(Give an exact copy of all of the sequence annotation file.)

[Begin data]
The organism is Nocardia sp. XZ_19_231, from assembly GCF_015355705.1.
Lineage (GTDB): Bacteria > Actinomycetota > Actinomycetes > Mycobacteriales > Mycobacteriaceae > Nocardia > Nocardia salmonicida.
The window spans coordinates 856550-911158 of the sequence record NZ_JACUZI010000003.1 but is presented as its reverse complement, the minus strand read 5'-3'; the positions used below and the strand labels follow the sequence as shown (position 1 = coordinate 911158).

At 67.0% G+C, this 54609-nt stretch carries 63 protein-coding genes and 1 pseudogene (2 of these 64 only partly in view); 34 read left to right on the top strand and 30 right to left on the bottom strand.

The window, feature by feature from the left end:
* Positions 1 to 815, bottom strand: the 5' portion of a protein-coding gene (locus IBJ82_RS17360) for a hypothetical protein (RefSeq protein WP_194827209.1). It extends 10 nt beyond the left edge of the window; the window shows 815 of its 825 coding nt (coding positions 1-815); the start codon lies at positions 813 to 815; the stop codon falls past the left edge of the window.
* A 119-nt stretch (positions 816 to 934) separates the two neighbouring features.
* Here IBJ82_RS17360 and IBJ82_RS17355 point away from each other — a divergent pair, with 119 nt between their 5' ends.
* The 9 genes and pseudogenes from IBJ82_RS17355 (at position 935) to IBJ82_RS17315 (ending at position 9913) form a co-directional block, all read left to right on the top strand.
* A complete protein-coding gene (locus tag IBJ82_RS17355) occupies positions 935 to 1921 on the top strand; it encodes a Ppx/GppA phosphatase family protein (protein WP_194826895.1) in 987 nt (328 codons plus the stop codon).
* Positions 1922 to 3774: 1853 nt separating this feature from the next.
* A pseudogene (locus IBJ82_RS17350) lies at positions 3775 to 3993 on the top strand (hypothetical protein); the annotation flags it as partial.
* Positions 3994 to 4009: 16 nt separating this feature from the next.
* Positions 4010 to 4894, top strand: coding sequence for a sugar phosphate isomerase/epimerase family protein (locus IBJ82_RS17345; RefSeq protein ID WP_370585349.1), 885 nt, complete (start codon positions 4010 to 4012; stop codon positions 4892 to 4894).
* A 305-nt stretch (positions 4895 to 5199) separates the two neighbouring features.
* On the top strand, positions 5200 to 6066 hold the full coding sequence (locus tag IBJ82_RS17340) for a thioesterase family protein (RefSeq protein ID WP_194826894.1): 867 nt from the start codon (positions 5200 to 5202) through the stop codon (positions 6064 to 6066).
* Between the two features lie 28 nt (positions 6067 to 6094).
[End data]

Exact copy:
The organism is Nocardia sp. XZ_19_231, from assembly GCF_015355705.1.
Lineage (GTDB): Bacteria > Actinomycetota > Actinomycetes > Mycobacteriales > Mycobacteriaceae > Nocardia > Nocardia salmonicida.
The window spans coordinates 856550-911158 of the sequence record NZ_JACUZI010000003.1 but is presented as its reverse complement, the minus strand read 5'-3'; the positions used below and the strand labels follow the sequence as shown (position 1 = coordinate 911158).

At 67.0% G+C, this 54609-nt stretch carries 63 protein-coding genes and 1 pseudogene (2 of these 64 only partly in view); 34 read left to right on the top strand and 30 right to left on the bottom strand.

The window, feature by feature from the left end:
* Positions 1 to 815, bottom strand: the 5' portion of a protein-coding gene (locus IBJ82_RS17360) for a hypothetical protein (RefSeq protein WP_194827209.1). It extends 10 nt beyond the left edge of the window; the window shows 815 of its 825 coding nt (coding positions 1-815); the start codon lies at positions 813 to 815; the stop codon falls past the left edge of the window.
* A 119-nt stretch (positions 816 to 934) separates the two neighbouring features.
* Here IBJ82_RS17360 and IBJ82_RS17355 point away from each other — a divergent pair, with 119 nt between their 5' ends.
* The 9 genes and pseudogenes from IBJ82_RS17355 (at position 935) to IBJ82_RS17315 (ending at position 9913) form a co-directional block, all read left to right on the top strand.
* A complete protein-coding gene (locus tag IBJ82_RS17355) occupies positions 935 to 1921 on the top strand; it encodes a Ppx/GppA phosphatase family protein (protein WP_194826895.1) in 987 nt (328 codons plus the stop codon).
* Positions 1922 to 3774: 1853 nt separating this feature from the next.
* A pseudogene (locus IBJ82_RS17350) lies at positions 3775 to 3993 on the top strand (hypothetical protein); the annotation flags it as partial.
* Positions 3994 to 4009: 16 nt separating this feature from the next.
* Positions 4010 to 4894, top strand: coding sequence for a sugar phosphate isomerase/epimerase family protein (locus IBJ82_RS17345; RefSeq protein ID WP_370585349.1), 885 nt, complete (start codon positions 4010 to 4012; stop codon positions 4892 to 4894).
* A 305-nt stretch (positions 4895 to 5199) separates the two neighbouring features.
* On the top strand, positions 5200 to 6066 hold the full coding sequence (locus tag IBJ82_RS17340) for a thioesterase family protein (RefSeq protein ID WP_194826894.1): 867 nt from the start codon (positions 5200 to 5202) through the stop codon (positions 6064 to 6066).
* Between the two features lie 28 nt (positions 6067 to 6094).